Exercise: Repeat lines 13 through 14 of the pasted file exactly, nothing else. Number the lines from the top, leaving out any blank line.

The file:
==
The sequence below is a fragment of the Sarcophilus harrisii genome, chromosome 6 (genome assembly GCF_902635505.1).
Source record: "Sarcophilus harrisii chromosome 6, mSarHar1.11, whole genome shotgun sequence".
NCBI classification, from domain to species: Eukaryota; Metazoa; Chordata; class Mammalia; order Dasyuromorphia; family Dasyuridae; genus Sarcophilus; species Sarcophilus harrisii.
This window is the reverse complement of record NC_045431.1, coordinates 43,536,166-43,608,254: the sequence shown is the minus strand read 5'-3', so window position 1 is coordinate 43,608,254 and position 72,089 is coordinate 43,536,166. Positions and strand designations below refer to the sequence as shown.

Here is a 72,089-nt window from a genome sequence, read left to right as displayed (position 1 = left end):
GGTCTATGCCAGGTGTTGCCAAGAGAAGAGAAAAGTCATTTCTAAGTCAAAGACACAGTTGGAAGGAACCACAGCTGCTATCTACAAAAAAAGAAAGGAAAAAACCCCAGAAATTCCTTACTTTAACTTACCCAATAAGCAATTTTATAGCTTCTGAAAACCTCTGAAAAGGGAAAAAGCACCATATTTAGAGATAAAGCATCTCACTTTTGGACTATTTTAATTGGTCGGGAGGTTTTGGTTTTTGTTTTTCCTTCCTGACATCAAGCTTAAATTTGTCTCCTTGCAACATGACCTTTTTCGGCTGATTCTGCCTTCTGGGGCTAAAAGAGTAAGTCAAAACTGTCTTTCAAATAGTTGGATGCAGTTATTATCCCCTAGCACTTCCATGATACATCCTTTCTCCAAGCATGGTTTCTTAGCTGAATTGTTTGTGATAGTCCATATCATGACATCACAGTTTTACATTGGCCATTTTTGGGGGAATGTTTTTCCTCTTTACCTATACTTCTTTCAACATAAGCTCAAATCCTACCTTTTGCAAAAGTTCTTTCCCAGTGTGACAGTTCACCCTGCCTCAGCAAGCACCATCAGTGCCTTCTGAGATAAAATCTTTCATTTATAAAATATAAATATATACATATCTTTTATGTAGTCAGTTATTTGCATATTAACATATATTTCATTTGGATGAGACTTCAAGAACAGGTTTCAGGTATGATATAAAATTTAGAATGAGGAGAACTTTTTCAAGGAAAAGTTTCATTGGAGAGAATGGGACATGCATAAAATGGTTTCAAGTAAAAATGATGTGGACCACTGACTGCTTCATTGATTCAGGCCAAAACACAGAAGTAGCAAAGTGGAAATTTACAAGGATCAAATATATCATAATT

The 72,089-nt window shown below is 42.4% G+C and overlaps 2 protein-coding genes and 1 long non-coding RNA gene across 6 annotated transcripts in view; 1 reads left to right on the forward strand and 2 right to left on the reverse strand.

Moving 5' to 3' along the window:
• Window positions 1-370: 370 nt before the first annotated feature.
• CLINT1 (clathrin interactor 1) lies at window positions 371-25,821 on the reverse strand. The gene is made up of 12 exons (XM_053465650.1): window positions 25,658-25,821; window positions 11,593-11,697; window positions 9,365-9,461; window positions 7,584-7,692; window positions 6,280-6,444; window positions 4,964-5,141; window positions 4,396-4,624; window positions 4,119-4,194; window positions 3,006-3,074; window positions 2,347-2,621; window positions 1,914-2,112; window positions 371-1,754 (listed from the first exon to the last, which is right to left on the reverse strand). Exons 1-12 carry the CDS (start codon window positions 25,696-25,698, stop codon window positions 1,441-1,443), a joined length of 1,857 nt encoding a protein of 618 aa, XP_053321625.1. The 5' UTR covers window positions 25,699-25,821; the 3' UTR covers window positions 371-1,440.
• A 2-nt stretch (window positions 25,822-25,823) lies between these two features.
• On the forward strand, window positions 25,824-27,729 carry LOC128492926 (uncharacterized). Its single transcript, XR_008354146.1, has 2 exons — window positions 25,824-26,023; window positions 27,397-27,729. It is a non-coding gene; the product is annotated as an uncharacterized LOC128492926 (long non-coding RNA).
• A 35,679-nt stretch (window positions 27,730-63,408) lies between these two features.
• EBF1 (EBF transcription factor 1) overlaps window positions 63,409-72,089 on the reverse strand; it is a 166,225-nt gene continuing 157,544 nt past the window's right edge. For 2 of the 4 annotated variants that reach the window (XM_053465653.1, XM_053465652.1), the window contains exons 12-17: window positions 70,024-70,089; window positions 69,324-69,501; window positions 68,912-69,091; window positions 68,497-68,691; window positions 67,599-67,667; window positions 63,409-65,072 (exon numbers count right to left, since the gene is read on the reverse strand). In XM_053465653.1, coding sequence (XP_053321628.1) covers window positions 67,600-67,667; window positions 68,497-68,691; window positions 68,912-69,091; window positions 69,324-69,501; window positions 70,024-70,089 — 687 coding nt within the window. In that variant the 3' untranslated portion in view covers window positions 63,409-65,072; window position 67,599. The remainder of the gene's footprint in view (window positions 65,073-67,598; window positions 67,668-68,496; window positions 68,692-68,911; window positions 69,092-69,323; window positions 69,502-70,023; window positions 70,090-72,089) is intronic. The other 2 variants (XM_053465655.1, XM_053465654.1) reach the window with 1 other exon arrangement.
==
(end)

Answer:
• A 35,679-nt stretch (window positions 27,730-63,408) lies between these two features.
• EBF1 (EBF transcription factor 1) overlaps window positions 63,409-72,089 on the reverse strand; it is a 166,225-nt gene continuing 157,544 nt past the window's right edge. For 2 of the 4 annotated variants that reach the window (XM_053465653.1, XM_053465652.1), the window contains exons 12-17: window positions 70,024-70,089; window positions 69,324-69,501; window positions 68,912-69,091; window positions 68,497-68,691; window positions 67,599-67,667; window positions 63,409-65,072 (exon numbers count right to left, since the gene is read on the reverse strand). In XM_053465653.1, coding sequence (XP_053321628.1) covers window positions 67,600-67,667; window positions 68,497-68,691; window positions 68,912-69,091; window positions 69,324-69,501; window positions 70,024-70,089 — 687 coding nt within the window. In that variant the 3' untranslated portion in view covers window positions 63,409-65,072; window position 67,599. The remainder of the gene's footprint in view (window positions 65,073-67,598; window positions 67,668-68,496; window positions 68,692-68,911; window positions 69,092-69,323; window positions 69,502-70,023; window positions 70,090-72,089) is intronic. The other 2 variants (XM_053465655.1, XM_053465654.1) reach the window with 1 other exon arrangement.